How to Design a simple circuit

Discussion in 'General Electronics Chat' started by bluestyle19, Apr 14, 2008.

  1. bluestyle19

    Thread Starter New Member

    Apr 14, 2008
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    I'm Trying to design some sort of circuit.. Not even if thats the propper term. I want to be able to flip a switch and have a group of LEDs go on along with a motor that spins something... I have a feeling this is probably quite simple for those in the know... But i'm a total idiot when it comes to this stuff... Any help would be great or a point in the right direction.. All i know is will need a transistors and capacitors. Thanks for the help.
     
  2. guitarguy12387

    Active Member

    Apr 10, 2008
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    You should give some more specifics. But if all you want is to spin a motor and light led's than you wont need either of those things. It depends on how you hook it up, but you'll need resistors for the LED's most likely, a motor, a battery and a switch and thats about it.
     
  3. bluestyle19

    Thread Starter New Member

    Apr 14, 2008
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    Thanks for the info.. Ok this is what I've go Various motors in differnt sizes I group of 10 LEDs, Resistors, capacitors, Switches, Transistors. I'm Trying to design a hand held little toy that when the switch is on the LEDs Light and the motor spins some sort of plastic thing that the LEDs Light up. Not sure what kind of board i need or even, lets say i have all the correct parts what order to set them up in.
     
  4. guitarguy12387

    Active Member

    Apr 10, 2008
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    Well you have to really pay attention when using LED's because 1) they are DIODES so they only allow current to flow in one direction (meaning you have to make sure you put the LED in the circuit with the correct direction) and 2) they have non-linear resistance. You may or may not know what this means, but basically, i'm just saying you have to be careful/pay attention if you want your circuit to work correctly.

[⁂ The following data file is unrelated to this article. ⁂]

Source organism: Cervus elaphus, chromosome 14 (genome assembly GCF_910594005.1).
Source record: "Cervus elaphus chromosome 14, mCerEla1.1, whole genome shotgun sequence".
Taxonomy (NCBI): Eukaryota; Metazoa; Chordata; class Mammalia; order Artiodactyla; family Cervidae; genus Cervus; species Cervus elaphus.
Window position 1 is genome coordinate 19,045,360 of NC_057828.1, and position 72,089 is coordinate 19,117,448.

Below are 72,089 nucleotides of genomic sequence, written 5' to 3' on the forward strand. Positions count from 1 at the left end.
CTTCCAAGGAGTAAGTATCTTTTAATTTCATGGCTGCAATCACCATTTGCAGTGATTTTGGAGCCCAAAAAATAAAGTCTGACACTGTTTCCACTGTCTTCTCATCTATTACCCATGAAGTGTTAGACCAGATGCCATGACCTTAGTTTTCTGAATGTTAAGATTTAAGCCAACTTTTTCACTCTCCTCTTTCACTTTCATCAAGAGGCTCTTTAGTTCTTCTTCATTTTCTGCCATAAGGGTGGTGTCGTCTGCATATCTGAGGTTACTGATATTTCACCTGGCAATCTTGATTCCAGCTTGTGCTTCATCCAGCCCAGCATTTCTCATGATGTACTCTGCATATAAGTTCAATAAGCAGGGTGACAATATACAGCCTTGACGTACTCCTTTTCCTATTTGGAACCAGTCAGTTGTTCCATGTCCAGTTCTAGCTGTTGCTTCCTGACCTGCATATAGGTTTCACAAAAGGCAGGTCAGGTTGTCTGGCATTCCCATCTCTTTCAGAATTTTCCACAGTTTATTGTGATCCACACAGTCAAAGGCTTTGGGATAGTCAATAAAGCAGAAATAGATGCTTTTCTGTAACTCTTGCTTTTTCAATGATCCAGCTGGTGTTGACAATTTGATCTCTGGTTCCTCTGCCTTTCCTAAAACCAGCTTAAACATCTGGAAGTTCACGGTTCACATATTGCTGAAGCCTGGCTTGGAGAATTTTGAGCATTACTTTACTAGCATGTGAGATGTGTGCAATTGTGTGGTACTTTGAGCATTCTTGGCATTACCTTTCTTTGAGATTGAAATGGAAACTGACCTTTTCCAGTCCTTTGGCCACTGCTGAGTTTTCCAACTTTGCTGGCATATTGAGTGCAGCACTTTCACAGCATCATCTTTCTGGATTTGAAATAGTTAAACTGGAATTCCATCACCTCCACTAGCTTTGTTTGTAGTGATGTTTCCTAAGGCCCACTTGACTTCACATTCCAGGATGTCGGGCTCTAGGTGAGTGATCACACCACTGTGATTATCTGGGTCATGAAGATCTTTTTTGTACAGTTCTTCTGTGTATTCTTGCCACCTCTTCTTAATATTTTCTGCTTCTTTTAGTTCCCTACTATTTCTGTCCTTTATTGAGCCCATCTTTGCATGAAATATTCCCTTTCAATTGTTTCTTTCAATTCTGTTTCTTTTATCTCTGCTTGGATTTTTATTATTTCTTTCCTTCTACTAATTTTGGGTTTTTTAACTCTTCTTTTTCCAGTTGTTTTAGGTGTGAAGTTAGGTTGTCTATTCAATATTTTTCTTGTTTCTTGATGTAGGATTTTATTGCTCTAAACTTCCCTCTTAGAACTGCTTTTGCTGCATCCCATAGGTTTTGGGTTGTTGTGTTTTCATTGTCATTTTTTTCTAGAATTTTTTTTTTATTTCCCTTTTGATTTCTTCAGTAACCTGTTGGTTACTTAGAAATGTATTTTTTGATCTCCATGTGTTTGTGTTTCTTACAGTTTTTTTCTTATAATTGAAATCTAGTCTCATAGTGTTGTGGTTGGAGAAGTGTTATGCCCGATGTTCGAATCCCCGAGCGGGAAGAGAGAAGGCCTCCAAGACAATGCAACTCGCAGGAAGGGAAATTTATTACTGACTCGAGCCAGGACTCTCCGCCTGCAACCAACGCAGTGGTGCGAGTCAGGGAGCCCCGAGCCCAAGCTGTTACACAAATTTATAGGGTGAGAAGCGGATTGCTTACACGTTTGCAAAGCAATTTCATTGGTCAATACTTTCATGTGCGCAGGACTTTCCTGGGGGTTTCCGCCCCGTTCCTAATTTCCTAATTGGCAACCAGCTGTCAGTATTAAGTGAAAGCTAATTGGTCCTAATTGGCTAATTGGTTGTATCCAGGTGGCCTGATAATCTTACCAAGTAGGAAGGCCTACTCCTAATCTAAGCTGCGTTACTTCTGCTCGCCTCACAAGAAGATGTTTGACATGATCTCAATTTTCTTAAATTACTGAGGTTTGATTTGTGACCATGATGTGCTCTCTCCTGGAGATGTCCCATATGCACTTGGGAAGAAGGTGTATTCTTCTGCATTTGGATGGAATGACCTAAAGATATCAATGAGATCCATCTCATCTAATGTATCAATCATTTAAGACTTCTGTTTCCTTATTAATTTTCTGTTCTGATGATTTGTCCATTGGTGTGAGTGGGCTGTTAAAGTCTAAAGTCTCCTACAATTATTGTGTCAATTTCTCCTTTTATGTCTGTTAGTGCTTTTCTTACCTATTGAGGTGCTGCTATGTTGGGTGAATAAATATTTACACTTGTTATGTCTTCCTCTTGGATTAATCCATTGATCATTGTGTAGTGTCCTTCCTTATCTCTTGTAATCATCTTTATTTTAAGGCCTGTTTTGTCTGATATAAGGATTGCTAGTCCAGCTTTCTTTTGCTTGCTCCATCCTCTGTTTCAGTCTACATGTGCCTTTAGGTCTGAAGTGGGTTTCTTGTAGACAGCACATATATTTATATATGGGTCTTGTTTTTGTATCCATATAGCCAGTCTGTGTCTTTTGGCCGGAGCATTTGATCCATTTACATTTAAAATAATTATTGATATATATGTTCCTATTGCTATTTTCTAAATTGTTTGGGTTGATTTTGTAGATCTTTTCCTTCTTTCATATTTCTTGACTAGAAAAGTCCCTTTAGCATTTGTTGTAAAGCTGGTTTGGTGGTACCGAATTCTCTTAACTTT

How much background with electronics/circuits do you have? Are you more interested in just putting it together or in learning how to actually design it? There'll actually be a decent bit of calculations if you want to learn to actually design it...
     
  5. bluestyle19

    Thread Starter New Member

    Apr 14, 2008
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    Well.. I have a bachelors in economics and finance.. So as far as the background in electronics/circuits.. ZERO!! But i'm quite interested in making this work so i guess I would like to learn how to design it and just putting it together. So probably the way to put it together and the theroy behind why it works that way... I've got a million ideas on little projects like this and have never realy tried to do anything with them so i'm realy interested in learning while doing.... I really appreciate the help.
     
  6. guitarguy12387

    Active Member

    Apr 10, 2008
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    hey no prob. email me and i'll try to explain some of the background you'll need to use some of this stuff.
     
  7. bluestyle19

    Thread Starter New Member

    Apr 14, 2008
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    I sent you an email... again thanks for the help...
     
  8. SgtWookie

    Expert

    Jul 17, 2007
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    Guitarguy - posting your E-mail in forums generally isn't a good idea; spammers will inundate you. I suggest that you remove it.
     
  9. guitarguy12387

    Active Member

    Apr 10, 2008
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    Hey thanks. Ya, it is my junk mailbox anyways, but i will go ahead and delete it anyway. Thanks for the heads up.
     
  10. MusicTech

    Active Member

    Apr 4, 2008
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    ya know, if you want to actually know what you are doing, I would definitely suggest the ebook on allaboutcircuits.com (as in, not the forum) It will give you basic info on this. Also you are going to want to get tolerances on the LED, switch and motor. This includes namely, info on amps.
     
  11. tronics

    Member

    Apr 16, 2008
    14
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    ok, you prob dont wanna know but..... the leds will have a roughly constant forward volt drop across them, say an led needs 10ma to light it up and the supply voltage is 10 volts. then say 1.5v is across the led, then that leaves 8.5 volts left,and 10 ma, so a resistor would be in series and have 10ma flowing through it 8.5 volt across it, so 8.5/10ma gives the value of resitor, this idea can be applied to many more resistors, in series or in parrelel.hope i have helped or given you a bit of info
     
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